The Avengers, Poison Ivy, Leprosy, and Middle Schoolers

Tim Bordeaux —  May 19, 2012 — 1 Comment

Just another day at the office.

I’ve had poison ivy for two weeks now. I’ve never had poison ivy before. Some people can roll in poison ivy and never get it. Apparently, I’m not one of those people.

I’ve been on Prednisone (a steroid) to take care of it. One common side-effect of this happy drug is an inability to sleep. Apparently, I get this side effect.

Between the incessant scratching and the not sleeping, this has been the Best. Time. Ever.

Nighttime has been weird. I sleep for a couple hours, but not well. I’ve had a couple strange dreams.

Four nights ago, I had a dream I was a samurai fighting other samurais. We were fighting normal until I “realized” I could easily defeat them by scratching myself.

I woke up ripping my claws into my arms and chest.

A few nights before that, I had an even better dream. It was about the Avengers. I’m not sure if I was one of the Avengers or not, but they were in an epic battle. They were keeping the bad guy from destroying the world and of course sharing witty dialogue all throughout, when they somehow got tricked into thinking if they scratched themselves in strategic places victory was theirs.

Bad idea, Avengers. As soon as one started in (I’m pretty sure it was the Hulk: “Hulk, Scratch!”) there was a domino effect, and it was quickly all over.

They had not won, and I was fully awake and feverishly scratching all over my body.

When I first realized I had contracted poison ivy, we did not know if it was contagious. We heard conflicting reports from different people, and Dr. Google wasn’t extremely helpful, not to mention that each day the itchy bumps showed up in a new place on me.

So for those first few days, I was a leper. Since we were unsure if it could spread, we played it safe.

And I got a taste of what life would have been like for those with leprosy in Bible times. Diagnosis of leprosy was a social death sentence. Not only were you cut off from human touch, you had to actually leave your family and live outside of town. And leprosy doesn’t go away after a couple weeks.

We don’t realize how important something is until it’s taken away. Not being able to hug Dad was especially hard on my kids. To the point of being willing to take a chance.

A few days in, Levi had had enough. I was sitting on the couch, and he came and sat beside me, scooted right up, put his little arm around my arm and nestled in.

I didn’t mind one bit.

One of my favorite stories from the Gospels is in Mark when a leper asks Jesus to heal him. Jesus responds by touching him first, then healing him. Jesus’ action is an illustration of God’s reckless love and odd commitment to humanity. That, through the incarnation, He would willingly put aside His personal well-being in His pursuit of us, His beloved.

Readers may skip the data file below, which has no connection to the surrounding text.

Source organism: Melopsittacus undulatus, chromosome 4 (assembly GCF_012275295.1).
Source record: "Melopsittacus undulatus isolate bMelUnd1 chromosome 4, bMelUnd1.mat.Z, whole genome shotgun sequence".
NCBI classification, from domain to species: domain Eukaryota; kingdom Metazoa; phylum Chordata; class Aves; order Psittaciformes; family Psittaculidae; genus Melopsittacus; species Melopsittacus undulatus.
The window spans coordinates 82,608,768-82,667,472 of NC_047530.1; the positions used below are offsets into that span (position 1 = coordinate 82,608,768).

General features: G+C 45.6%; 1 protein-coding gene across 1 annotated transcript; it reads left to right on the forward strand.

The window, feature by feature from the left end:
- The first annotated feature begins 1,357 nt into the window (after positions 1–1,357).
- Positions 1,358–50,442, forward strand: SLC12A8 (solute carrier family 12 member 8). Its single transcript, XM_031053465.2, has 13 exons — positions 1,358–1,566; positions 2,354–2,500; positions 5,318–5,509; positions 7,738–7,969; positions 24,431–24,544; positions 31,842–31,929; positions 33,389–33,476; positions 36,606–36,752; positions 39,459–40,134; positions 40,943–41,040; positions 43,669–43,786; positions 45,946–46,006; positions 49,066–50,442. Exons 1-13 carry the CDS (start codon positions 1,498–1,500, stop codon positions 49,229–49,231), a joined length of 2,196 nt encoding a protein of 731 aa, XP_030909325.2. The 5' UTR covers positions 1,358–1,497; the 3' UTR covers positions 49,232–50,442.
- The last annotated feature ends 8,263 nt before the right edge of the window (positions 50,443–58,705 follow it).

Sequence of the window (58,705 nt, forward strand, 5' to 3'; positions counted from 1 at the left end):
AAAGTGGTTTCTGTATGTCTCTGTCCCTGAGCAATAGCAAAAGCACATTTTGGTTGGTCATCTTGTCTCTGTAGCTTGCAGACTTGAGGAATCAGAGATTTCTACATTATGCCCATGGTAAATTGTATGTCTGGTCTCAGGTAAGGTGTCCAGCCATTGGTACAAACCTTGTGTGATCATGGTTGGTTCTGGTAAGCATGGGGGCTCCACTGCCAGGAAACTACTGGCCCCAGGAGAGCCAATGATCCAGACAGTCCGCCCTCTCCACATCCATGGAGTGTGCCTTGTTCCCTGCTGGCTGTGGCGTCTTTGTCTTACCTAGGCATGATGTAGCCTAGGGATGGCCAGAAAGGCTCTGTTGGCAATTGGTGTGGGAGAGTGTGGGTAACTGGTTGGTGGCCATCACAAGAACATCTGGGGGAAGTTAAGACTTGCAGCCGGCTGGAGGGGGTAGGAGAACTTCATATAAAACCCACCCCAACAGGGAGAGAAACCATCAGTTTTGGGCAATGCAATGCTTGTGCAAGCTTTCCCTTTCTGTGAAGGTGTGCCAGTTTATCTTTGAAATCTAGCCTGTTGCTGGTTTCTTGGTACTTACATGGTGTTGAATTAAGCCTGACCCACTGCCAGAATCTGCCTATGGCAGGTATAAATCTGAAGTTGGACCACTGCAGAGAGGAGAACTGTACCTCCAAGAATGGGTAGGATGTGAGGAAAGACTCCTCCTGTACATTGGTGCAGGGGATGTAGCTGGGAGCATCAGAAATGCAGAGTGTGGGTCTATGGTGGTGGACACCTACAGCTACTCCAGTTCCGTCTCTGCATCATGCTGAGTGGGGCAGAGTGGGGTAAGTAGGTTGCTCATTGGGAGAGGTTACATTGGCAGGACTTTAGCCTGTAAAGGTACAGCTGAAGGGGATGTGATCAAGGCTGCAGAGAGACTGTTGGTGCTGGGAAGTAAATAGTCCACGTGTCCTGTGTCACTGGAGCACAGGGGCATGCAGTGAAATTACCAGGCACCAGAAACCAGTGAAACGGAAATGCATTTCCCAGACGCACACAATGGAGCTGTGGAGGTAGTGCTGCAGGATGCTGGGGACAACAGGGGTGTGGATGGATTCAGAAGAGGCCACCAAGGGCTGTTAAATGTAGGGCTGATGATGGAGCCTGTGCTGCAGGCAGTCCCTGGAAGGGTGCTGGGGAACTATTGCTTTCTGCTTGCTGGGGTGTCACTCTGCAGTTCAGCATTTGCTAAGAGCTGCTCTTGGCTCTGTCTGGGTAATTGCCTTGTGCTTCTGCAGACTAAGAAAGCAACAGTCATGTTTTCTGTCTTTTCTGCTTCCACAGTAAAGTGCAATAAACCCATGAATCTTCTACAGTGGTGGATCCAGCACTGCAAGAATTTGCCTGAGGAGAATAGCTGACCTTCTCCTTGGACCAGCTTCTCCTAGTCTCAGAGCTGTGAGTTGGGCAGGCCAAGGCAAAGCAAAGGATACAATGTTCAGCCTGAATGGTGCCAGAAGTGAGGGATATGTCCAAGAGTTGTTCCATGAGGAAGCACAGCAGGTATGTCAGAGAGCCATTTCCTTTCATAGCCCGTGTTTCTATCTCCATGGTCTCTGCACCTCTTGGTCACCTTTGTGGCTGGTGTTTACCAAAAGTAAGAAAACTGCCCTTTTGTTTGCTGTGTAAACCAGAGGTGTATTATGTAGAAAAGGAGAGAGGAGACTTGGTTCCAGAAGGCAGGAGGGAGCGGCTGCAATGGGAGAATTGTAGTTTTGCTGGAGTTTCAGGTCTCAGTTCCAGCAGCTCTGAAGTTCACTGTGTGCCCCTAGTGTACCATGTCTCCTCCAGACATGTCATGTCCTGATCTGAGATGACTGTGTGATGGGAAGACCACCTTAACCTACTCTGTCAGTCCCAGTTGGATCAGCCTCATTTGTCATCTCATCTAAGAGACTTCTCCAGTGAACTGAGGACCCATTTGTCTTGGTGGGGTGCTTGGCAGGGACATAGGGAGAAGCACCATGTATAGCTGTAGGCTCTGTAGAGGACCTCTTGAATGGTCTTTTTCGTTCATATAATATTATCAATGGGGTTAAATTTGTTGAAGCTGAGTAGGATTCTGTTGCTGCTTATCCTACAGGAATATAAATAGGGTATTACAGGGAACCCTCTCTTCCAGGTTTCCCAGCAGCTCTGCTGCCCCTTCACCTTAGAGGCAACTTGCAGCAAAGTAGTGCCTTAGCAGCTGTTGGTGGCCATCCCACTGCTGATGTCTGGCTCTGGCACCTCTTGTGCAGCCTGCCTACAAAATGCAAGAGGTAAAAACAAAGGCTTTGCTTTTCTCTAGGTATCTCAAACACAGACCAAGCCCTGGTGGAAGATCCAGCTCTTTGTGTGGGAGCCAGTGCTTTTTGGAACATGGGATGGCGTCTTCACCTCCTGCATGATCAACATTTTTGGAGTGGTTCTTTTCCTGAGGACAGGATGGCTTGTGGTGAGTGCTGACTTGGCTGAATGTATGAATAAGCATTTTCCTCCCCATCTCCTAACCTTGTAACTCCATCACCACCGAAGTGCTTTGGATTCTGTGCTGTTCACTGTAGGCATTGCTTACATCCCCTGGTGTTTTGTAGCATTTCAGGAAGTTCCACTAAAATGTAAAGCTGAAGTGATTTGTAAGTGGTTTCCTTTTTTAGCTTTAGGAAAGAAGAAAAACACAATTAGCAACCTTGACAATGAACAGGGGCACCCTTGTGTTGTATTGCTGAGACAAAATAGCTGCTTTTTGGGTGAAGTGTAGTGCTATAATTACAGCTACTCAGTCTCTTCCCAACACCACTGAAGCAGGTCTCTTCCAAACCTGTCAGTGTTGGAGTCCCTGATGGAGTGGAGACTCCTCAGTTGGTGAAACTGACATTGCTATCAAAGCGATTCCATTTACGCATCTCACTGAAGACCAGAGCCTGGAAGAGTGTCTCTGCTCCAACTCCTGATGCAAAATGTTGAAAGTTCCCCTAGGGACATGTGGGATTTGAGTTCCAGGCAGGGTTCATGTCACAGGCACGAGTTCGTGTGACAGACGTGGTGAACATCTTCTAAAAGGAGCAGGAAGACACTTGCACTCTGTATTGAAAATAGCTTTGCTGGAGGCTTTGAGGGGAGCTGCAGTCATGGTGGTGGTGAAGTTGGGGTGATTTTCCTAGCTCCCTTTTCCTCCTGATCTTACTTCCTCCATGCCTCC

It gets me every time.

Life is messy, and getting involved in someone else’s life is messy. But we do it anyway, because people are most important.

However there are still certain segments of society that for all practical purposes could be classified as untouchable. Whether it’s the homeless or the homosexual, we tend to keep our distance. Because it’s safer.

Do you know who else tends to be overlooked?

Middle schoolers. Do you remember your middle school years? You might not because you’ve worked so hard to block those memories out. For 99% of us, they were probably not the most pleasant years of our lives.

Middle school is rough, and for some reason (okay, maybe there are legit reasons) most adults tend to keep their distance from middle schoolers.

When they need us the most we are not making ourselves available to them.

They need more than their parents, teachers, coaches, and pastors. They need adults, with no agenda, making an investment in them. Adults who know their names and are taking an interest in their lives.

They need our encouragement and support. They need to know we are beside them and not going anywhere no matter what. They need to know we believe in them.

If the next generation fails to be the kind of doctors, lawyers, parents, and Christians we need them to be, it will not be because they are failures. It will be because we have failed them.

Let’s make sure that doesn’t happen.

Tim Bordeaux

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  • http://thebeardedidealist.com/ Stephen Haggerty

    I love the mercy and empathy that this shows of Jesus. He healed people in all kinds of ways- putting mucous mud into a blind man’s eyes, counting one’s faith as righteous, etc.- and didn’t have to touch the leper to heal him. 
    Thanks for the great insight, Tim.